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Bioethicist on implications of Bush's decision

Charo
Professor Alta Charo  


(CNN) -- President Bush's decision on stem cell research could be the most important of his presidency because of its scientific, legal and moral implications, as some have said. Alta Charo, a professor of law and bioethics at the University of Wisconsin, spoke with CNN's Daryn Kagan on Thursday about what the decision will mean to scientists, scholars and citizens.

KAGAN: First of all, to be clear, we're not talking about the legality of stem cell research, we're talking about federal funding?

CHARO: That's correct. Stem cell research is entirely legal in the United States. The only question is whether the federal government will give researchers money to work on these cells themselves.

KAGAN: What would the impact be, giving money or not, in terms of a time frame of progress?

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What President Bush's decision means

Bush will allow federal funding for research on 60 lines of embryonic stem cells. These lines of cells have the ability to regenerate themselves indefinitely but not all have been approved by the National Institutes of Health, which sets federal standards for research.

Embryonic stem cells have the potential to turn into any other kind of cell in the body, and have been looked to as possible treatments for Alzheimer's disease and Type I diabetes.

CHARO: Giving money would speed up the progress enormously. It would open up this area of research to researchers across the United States [at] many universities that can't afford to focus all of their attention on creating totally private separate facilities for private-funding research -- which would be the case in the absence of federal funding.

KAGAN: But isn't it true, or at least probable, that with federal funding there could [be strings] attached in terms of the limitations of what the research could be done?

CHARO: Yes, but some of those strings are good strings. The absence of embryo research [restrictions] throughout the 1980s resulted in a commercial free-for-all. A lot of the ethical problems that we've debated for a decade in that area stem entirely from the fact that it was being done in the commercial sector with little oversight and little public input.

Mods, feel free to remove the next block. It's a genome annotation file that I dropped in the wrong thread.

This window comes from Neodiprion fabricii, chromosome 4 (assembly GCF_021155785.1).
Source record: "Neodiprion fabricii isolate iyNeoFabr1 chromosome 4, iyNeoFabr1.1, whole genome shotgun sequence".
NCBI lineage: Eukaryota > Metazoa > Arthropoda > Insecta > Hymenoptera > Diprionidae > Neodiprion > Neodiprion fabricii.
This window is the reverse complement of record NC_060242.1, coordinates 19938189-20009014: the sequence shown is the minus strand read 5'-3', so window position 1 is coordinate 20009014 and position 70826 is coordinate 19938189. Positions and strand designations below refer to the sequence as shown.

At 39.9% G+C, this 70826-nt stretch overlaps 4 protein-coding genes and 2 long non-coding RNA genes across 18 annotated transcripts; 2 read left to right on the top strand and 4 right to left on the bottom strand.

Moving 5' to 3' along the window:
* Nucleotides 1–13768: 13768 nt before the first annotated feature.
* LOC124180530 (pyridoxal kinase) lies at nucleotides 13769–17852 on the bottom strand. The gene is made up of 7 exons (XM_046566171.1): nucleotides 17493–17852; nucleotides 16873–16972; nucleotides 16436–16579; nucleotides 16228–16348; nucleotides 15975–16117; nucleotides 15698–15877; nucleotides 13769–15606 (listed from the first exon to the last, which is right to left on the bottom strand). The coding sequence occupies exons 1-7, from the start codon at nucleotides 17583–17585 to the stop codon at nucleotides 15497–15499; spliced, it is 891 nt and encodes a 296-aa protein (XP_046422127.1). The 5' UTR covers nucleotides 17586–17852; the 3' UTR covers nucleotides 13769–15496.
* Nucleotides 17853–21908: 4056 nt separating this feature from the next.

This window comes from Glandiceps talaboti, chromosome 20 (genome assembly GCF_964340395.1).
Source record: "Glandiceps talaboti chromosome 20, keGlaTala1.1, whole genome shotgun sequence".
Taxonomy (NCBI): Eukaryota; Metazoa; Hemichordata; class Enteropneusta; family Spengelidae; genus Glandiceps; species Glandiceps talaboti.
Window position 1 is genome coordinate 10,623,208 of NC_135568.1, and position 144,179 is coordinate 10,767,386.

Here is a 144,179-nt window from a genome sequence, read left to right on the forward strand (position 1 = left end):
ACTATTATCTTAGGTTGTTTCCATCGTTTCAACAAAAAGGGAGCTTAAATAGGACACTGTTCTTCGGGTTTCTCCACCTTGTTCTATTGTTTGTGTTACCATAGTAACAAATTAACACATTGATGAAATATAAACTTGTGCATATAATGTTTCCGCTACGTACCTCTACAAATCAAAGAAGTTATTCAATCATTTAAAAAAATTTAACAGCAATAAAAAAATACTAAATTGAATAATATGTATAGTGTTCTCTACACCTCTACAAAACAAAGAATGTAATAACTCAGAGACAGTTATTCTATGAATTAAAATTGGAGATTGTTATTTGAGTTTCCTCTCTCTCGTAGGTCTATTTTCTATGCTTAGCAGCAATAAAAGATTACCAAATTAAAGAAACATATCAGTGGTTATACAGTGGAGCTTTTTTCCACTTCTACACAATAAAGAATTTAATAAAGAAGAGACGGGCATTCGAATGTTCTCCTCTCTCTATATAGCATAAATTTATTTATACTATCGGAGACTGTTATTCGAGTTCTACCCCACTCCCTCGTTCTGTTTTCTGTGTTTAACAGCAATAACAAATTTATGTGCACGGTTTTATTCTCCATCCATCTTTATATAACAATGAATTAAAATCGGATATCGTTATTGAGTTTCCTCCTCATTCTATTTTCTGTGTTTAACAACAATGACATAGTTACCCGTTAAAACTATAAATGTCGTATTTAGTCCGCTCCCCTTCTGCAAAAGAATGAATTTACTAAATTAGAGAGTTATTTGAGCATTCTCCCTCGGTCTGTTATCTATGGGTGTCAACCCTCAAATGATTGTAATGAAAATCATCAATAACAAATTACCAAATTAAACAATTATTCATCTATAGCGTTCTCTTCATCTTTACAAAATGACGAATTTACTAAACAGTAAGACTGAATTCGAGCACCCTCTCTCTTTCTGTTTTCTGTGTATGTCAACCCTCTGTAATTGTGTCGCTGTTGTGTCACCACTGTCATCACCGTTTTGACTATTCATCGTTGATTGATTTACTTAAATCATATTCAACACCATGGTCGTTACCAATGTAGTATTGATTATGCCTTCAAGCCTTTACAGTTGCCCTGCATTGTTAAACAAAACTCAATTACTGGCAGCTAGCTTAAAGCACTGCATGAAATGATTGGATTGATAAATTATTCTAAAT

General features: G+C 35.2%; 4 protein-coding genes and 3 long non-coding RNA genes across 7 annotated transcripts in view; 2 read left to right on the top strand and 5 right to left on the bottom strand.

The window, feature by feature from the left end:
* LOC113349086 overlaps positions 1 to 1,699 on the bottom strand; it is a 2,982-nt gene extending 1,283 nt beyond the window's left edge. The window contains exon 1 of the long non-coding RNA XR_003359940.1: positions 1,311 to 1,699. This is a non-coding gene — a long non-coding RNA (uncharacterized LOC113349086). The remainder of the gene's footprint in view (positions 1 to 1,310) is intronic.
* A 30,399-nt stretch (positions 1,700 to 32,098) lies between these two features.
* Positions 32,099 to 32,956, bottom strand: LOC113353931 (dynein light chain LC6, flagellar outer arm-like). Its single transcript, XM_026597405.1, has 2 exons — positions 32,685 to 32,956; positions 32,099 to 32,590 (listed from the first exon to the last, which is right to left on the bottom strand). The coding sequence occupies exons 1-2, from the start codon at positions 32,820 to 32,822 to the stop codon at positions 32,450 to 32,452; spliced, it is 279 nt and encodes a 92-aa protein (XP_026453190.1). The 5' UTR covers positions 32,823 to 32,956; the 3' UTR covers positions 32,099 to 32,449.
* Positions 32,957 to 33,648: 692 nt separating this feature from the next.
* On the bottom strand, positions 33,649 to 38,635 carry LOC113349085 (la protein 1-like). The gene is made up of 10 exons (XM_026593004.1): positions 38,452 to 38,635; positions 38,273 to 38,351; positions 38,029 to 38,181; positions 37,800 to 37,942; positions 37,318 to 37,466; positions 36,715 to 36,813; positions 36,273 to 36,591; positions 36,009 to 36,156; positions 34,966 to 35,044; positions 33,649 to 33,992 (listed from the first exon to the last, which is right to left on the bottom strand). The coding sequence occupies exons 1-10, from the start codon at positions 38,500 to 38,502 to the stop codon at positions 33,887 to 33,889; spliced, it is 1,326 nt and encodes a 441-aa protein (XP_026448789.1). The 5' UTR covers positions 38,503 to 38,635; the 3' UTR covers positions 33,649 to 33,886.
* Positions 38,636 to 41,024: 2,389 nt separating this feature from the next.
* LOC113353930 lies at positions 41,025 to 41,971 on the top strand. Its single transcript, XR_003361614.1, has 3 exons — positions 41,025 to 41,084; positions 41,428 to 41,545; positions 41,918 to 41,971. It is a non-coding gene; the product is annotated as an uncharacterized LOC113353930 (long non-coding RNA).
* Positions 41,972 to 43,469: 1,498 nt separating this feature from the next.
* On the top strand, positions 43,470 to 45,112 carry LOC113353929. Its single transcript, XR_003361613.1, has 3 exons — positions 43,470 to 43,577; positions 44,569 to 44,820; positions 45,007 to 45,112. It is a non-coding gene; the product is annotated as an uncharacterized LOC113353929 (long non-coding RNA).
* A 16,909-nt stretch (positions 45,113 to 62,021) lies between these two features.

The NIH guidelines proposed under President Clinton's administration focus on things like making sure embryos were obtained from people who absolutely had decided against other options -- such as using them, discarding them, or simply discarding them without doing the research upon them.

It also put some conditions on the kinds of research in order to make sure that there were no possible health risks to any child or any adult from the research and [to make sure, for example, it was] not associated with reproductive cloning.

KAGAN: But the key word there is the word you used, "guidelines." In other words, just suggestions. If there is no federal funding [with] federal guidelines attached to [it], and if you are using the private money, basically researchers can do what they want and set their own ethical standards?

CHARO: Absolutely. Of course, states do have a role, and some states have passed legislation governing embryo research, and some states may want to revisit that topic. But this is very difficult for 50 different state legislatures to do, and having 50 different eclectic rules across the United States certainly doesn't facilitate either ethical or scientific research.

KAGAN: And is it also possible, without financial support, that a lot of this research could head outside of the United States?

CHARO: It already has started setting outside of the United States. One of the most prominent researchers in the United States, Roger Peterson of the University of California at San Francisco, announced he was going to go to the United Kingdom, where they support this kind of research -- with guidelines from the government, subject to public input. He finds it a better environment, financially and politically, to promote this work, which ultimately will promote the health of patients.



Greta@LAW





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